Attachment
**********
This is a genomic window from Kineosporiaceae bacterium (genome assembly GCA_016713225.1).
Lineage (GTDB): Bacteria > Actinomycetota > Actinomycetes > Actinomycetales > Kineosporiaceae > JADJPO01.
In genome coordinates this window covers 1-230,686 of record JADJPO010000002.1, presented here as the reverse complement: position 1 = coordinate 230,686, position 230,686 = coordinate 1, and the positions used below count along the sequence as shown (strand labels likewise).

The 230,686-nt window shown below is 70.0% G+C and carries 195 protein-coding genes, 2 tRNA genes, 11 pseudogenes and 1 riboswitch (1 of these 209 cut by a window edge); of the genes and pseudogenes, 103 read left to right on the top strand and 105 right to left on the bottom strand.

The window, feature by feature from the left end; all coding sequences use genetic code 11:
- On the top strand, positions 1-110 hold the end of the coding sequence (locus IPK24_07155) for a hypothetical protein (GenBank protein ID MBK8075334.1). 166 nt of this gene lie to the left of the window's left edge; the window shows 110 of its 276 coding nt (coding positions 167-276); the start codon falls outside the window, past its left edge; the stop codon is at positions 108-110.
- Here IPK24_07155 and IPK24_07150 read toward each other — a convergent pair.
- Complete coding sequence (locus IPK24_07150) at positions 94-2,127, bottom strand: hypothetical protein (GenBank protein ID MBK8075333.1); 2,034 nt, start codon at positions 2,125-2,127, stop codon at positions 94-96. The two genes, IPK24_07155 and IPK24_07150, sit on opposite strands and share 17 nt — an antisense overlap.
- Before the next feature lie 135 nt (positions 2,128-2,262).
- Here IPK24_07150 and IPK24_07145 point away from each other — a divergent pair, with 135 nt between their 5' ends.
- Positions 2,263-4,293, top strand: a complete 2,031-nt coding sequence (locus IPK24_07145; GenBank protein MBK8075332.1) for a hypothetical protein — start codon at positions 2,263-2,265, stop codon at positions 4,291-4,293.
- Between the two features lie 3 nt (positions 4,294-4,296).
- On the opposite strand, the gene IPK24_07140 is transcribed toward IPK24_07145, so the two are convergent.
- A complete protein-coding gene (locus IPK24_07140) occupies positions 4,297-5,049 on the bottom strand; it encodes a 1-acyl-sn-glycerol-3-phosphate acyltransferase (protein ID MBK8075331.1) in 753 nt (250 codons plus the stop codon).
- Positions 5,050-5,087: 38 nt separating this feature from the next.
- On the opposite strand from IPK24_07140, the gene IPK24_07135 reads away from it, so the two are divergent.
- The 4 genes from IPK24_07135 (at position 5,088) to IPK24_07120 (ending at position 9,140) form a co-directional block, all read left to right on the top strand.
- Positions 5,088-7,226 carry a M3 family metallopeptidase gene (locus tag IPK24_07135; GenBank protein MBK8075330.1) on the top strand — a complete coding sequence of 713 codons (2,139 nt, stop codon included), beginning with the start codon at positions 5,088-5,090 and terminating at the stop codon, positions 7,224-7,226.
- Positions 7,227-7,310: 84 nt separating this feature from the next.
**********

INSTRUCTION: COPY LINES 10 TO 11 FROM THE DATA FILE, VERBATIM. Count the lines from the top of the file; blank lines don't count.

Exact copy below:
- Here IPK24_07150 and IPK24_07145 point away from each other — a divergent pair, with 135 nt between their 5' ends.
- Positions 2,263-4,293, top strand: a complete 2,031-nt coding sequence (locus IPK24_07145; GenBank protein MBK8075332.1) for a hypothetical protein — start codon at positions 2,263-2,265, stop codon at positions 4,291-4,293.